NGOs and trade unions – natural allies in making NGOs great places to work

Brenda photoBrenda Pilott, National Manager
Social Service Providers Aotearoa

I’ve just joined Social Service Providers Aotearoa as its national manager, after a decade working for the PSA, NZ’s largest union which includes thousands of community sector workers amongst its membership.  So I came to the job with some views about NGOs as employers and how they treat their staff.  I also brought with me a strong view that unions and NGOs are natural allies.

Upfront, I’d have to acknowledge it’s a pretty mixed picture currently.  Some NGOs are fantastic employers; others, not so much.  Some work constructively with the unions representing their staff and there are great examples of joint initiatives.  But some are quite resistant to unions and discourage membership in ways subtle and not so subtle.  I wonder if those organisations have a view of unions that is rooted in the past.

What they may not understand, or may not have seen, is that the unions have a strong interest in supporting NGOs to have adequate and sustainable funding and can be firm allies in funding campaigns.  At times, unions can speak out when NGOs may feel they shouldn’t rock the boat, especially with funders.  Most unions have a broader social justice agenda on issues such as human rights, which are strongly aligned with most NGO values.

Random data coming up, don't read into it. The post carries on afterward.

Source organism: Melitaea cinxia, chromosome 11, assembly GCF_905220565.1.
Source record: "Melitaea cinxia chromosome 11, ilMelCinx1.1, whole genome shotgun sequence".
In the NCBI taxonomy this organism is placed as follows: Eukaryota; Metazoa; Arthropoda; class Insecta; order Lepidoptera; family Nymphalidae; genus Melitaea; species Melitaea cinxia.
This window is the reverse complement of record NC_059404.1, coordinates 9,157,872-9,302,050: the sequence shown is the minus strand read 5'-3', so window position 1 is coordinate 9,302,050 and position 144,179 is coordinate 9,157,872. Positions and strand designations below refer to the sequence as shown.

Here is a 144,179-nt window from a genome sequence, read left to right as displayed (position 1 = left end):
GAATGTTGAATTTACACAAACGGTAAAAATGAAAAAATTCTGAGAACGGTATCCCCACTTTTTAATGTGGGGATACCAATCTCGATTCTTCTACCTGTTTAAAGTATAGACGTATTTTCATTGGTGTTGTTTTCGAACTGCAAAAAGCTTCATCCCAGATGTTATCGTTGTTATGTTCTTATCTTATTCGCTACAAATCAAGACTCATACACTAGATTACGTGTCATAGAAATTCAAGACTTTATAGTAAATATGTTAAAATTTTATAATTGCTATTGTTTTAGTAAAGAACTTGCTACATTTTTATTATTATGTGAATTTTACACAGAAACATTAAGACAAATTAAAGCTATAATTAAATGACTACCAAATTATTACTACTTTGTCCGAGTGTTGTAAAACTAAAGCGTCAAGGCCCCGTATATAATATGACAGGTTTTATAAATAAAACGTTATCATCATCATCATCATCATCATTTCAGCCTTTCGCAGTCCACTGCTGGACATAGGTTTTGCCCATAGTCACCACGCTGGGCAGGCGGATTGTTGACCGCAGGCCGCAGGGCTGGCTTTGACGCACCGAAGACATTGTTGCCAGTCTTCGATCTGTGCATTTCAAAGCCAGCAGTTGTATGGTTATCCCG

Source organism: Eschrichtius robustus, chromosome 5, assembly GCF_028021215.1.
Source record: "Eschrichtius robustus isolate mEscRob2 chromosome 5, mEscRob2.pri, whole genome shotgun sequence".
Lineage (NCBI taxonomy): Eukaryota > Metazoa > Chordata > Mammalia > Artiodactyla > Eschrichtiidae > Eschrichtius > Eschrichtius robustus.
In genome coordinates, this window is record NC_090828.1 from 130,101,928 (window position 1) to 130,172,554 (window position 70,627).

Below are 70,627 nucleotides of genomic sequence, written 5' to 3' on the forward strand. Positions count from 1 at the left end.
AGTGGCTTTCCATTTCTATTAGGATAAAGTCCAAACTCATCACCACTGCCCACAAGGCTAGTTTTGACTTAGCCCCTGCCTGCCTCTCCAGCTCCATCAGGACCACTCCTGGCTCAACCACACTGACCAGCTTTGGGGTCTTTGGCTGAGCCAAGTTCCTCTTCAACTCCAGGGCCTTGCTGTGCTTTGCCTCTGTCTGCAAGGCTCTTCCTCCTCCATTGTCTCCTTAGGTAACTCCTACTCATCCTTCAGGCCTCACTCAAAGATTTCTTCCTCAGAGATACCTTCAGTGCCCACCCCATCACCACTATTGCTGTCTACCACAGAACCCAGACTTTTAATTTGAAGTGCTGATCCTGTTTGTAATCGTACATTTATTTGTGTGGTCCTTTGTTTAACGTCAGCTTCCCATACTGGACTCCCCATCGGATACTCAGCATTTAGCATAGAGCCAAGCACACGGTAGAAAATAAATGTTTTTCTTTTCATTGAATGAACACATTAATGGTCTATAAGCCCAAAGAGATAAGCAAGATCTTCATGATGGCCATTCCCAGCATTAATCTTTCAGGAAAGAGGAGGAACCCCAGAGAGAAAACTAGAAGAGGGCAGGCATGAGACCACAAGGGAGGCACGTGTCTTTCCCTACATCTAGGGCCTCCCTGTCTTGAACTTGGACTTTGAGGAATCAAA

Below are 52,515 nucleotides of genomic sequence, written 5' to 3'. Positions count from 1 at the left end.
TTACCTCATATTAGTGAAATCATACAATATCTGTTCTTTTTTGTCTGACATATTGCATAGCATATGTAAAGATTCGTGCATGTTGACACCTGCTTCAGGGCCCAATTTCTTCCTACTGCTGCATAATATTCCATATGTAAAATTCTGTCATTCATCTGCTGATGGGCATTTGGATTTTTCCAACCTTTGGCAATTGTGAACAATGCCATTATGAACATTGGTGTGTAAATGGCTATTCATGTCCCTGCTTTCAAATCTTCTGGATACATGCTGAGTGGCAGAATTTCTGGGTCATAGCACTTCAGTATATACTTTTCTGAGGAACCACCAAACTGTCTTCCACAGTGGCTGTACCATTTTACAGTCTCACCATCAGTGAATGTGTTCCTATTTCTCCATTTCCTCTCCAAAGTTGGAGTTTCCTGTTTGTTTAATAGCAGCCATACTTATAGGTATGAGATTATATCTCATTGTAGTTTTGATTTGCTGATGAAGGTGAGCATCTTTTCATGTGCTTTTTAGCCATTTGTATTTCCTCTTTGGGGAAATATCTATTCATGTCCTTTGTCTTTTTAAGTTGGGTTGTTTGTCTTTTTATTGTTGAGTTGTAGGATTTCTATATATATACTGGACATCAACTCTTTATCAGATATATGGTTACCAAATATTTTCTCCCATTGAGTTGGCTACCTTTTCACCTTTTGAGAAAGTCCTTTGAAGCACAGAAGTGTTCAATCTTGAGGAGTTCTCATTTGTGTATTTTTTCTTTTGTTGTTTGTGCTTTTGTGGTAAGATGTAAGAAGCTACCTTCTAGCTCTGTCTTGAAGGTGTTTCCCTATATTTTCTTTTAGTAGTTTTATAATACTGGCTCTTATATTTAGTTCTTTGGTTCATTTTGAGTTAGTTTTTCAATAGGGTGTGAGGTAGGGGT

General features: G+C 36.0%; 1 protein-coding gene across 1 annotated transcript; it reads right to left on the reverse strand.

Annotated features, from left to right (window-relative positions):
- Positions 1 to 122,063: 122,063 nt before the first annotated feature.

Unions and NGOs are natural allies.

There is a path we could take as a sector to provide great workplaces.

There is great potential for the NGO sector and the unions to work together to create a different style of employment relations that embraces shared values, develops non-adversarial ways of managing things such as collective bargaining, and where both parties have a shared commitment to great service outcomes.  Union organisers are knowledgeable about workplace law and, generally speaking, will seek solutions that work for everyone.

We might negotiate pay from opposite sides of the table, and the NGO sector is not going to be the market leader in pay any time soon – but together with our union allies, we can ensure the people who work in it are well treated, have good careers, and enjoy decent working lives.

This is a personal view and does not necessarily represent the views of SSPA or its members

This blog has been contributed by a member of ComVoices

ComVoices  actively promotes the value that community sector organisations and their people, both paid and unpaid, add to New Zealand’s economic and social wellbeing through information, and political advocacy and dialogue.

Click here for our website:  http://comvoices.org.nz/